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The Market Report: First Basemen

The Market Report is a weekly analysis of player valuations in the fantasy marketplace in an effort to find undervalued commodities.

Last week began our look at how the market values players at each position. Once again, we'll use ADP data from Couch Managers and group players with similar ADPs into tiers to demonstrate which ones are considered roughly equal in value in the fantasy marketplace. I'll then discuss a few players whom I view as undervalued or overvalued. With that out of the way, let's take a look at the market for first basemen entering 2014. As usual, ADP values are provided in parentheses.

Tier One

1. Paul Goldschmidt  (5)

2. Chris Davis (8)

Tier Two

3. Joey Votto (12)

4. Edwin Encarnacion (14)

5. Freddie Freeman  (14)

6. Prince Fielder  (15)

Tier Three

7. Albert Pujols  (32)

8. Eric Hosmer  (39)

9. Allen Craig  (40)

10. Adrian Gonzalez (45)

Tier Four

11. Mark Trumbo  (69)

12.  Anthony Rizzo (69)

13. Michael Cuddyer (79)

Tier Five

14. Matt Adams (95)

15. Mike Napoli (107)

16. Jose Abreu (136)

17. Brandon Moss (141)

18. Brandon Belt (184)


Jose Abreu (ADP 136)

Ok, I may not be rational when it comes to Abreu, but on paper this just looks like a recipe for fantasy stardom. Eno Sarris wrote an excellent piece on the challenges in translating numbers from Cuba. It's an inexact science, and the results are mixed. That being said, the numbers alone suggest that Abreu is one of the best hitters in the world. It's certainly cherry-picking, but I don't need to tell you that Yoenis Cespedes and Yasiel Puig have been able to turn their tools into success over here. Well, Jose Abreu was clearly a better hitter than either of those two in Cuba, and frankly it wasn't close. More importantly, the underlying peripherals were dynamite, too. In 1527 plate appearances over the past four seasons, his walk rate was 18% with just a 12% strikeout rate; that's not your typical power hitter. It all added up t0 a triple-slash line of .392 / .539 / .790. Once again, we're just throwing darts if we try to project how that translates to the Bigs. With a current ADP outside of the top 100, however, the risk is minimal relative to the potential reward. Oh yeah, did I mention he's going to be playing at the best park for right-handed power hitters? Overall then, this is my favorite target in the middle rounds right now. 

Brandon Belt (ADP 184)

Sometimes it doesn't really matter how much we like a player; sometimes the market makes the decision for us. I've never really considered myself to be that bullish on Belt, but the asking price right now is simply too cheap. After a relatively disappointing first full season in 2012, Belt more than doubled his HR total this past season. In fact, few players witnessed such a marked spike in isolated power. I doubt he'll even approach 25 HR this year, but he only needs to repeat his 2013 campaign to return a profit based on his current ADP. This is a skilled batsman who hits the ball with authority on a consistent basis, spraying line drives all over the field. Entering his age-26 season, it's certainly within reason that he continues to make strides in the power department. Ultimately, I'm perfectly content drafting Belt after pick 150 as a solid corner infield option.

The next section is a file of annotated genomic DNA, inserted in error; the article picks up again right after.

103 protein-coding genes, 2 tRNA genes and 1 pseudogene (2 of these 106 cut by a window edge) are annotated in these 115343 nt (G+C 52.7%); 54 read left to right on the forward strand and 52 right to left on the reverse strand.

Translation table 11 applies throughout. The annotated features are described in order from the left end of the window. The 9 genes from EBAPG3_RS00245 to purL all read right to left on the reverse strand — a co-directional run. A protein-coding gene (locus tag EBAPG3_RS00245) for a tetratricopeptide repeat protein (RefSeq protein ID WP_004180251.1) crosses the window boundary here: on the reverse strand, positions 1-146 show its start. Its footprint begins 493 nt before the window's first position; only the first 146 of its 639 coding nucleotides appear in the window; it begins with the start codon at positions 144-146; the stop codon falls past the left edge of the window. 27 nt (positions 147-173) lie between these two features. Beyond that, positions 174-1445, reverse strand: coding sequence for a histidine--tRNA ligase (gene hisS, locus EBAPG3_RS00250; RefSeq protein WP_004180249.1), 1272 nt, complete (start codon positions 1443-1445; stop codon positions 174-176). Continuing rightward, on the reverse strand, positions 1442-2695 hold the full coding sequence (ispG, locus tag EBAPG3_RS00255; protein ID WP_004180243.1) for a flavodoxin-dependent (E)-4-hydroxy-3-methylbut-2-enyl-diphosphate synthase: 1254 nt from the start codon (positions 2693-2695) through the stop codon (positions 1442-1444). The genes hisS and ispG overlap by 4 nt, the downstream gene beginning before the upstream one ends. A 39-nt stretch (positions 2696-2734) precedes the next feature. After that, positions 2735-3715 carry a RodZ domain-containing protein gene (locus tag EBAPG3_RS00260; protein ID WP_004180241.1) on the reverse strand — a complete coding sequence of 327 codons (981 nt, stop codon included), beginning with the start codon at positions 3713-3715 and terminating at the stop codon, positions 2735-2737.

Freddie Freeman (ADP 14)

If you compare Freeman's 2012 and 2013 seasons, you'll see that they're virtually identical across the board - except for the batted ball department. Few players experienced such a drastic jump in BABIP from one year to the next as the Braves slugger did last season. Now I'm not here to tell you that his .371 BABIP was completely a fluke. Like Belt, Freeman too makes hard contact quite often and is a good bet to rank among the league leaders in line drive rate going forward. As such, one would expect Freeman to continue to post relatively high hit rates relative to his speed. Even so, when compared to his .331 xBABIP, that .371 BABIP still looks a tad fortunate. I'd split the difference on the .295 BABIP in 2012 and the .371 BABIP in 2013 and project an AVG around .290. When combined with 20 to 25 HR, that makes for a valuable fantasy player.

Accordingly, I actually view Freeman as a safe, durable option who would make for a solid pick in the fourth round. The only problem with that is he's currently going just outside the first round in 12-team mixed leagues. With his line drive approach, I don't see the upside in the HR category to warrant that market price. In the second round, I'd much prefer to grab sluggers like Adrian Beltre or Prince Fielder who are capable of matching Freeman in AVG while hitting significantly more HR. I hope I'm wrong because I recently extended him through 2018 in my dynasty league, but I just don't think Freeman will ever be a fantasy superstar.

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